"Allowing Petrella's suit to go forward will put at risk only a fraction of the income MGM has earned during that period and will work no unjust hardship on innocent third parties, such as consumers who have purchased copies of `Raging Bull,"' Ginsburg said.
Ginsburg was joined by Justices Antonin Scalia, Clarence Thomas, Samuel Alito, Sonia Sotomayor and Elena Kagan.
In dissent, Justice Stephen Breyer said the legal doctrine of unreasonable delay should apply to Petrella's case because she waited 18 years after renewing her copyright to file a lawsuit. He said The effect of delaying legal action can give plaintiffs an unfair advantage in a copyright claim and should be a viable defense.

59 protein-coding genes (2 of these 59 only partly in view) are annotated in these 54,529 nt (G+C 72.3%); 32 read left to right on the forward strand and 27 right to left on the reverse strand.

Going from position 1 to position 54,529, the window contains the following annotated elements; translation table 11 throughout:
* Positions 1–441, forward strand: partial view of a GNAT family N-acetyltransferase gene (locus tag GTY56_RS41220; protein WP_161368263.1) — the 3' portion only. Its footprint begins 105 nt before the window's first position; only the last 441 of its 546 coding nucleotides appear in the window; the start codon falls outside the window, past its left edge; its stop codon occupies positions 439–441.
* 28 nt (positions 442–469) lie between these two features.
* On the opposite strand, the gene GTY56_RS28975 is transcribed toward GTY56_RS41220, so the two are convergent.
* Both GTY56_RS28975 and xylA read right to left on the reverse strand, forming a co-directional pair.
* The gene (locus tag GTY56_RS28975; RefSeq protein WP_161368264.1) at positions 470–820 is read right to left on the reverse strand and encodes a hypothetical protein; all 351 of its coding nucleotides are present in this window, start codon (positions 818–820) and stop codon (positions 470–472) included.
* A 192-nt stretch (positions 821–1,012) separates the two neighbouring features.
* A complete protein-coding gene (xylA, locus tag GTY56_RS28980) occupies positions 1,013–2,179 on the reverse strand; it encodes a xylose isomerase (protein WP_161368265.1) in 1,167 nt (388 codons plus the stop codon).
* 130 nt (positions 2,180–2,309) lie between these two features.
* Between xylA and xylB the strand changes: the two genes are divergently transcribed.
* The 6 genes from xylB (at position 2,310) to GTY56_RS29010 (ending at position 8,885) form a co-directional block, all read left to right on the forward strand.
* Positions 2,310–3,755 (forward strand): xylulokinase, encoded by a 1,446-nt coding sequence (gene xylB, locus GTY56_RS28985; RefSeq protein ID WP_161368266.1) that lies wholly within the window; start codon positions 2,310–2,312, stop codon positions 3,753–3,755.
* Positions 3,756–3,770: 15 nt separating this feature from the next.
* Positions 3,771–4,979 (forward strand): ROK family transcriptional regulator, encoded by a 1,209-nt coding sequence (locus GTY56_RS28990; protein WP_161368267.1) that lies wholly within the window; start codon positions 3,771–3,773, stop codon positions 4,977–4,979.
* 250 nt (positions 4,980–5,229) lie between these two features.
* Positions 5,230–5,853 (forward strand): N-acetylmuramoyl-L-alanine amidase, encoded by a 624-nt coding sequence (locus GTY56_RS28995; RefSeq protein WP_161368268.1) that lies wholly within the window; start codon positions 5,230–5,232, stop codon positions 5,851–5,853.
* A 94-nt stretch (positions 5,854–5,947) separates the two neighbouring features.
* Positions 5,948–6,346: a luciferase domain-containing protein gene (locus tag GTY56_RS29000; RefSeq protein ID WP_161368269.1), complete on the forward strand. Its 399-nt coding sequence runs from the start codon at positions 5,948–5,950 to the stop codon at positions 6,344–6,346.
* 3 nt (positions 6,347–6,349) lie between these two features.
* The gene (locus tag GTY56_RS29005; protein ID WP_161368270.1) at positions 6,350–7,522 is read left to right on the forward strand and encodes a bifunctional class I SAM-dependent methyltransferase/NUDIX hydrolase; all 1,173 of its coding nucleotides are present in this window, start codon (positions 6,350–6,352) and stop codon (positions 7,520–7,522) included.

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Breyer was joined in dissent by Chief Justice John Roberts and Justice Anthony Kennedy.
Groups including the Motion Picture Association of America, Consumer Electronics Association, DirecTV and TiVo sided with MGM, arguing that it's unfair to allow plaintiffs to wait years or decades to file copyright claims while studios invest millions in their products.
But Petrella won support from groups including the Authors Guild and the Songwriters Guild of America. They argued that the rolling three-year copyright protection is fair to artists and gives them incentive to create their works.
—By The Associated Press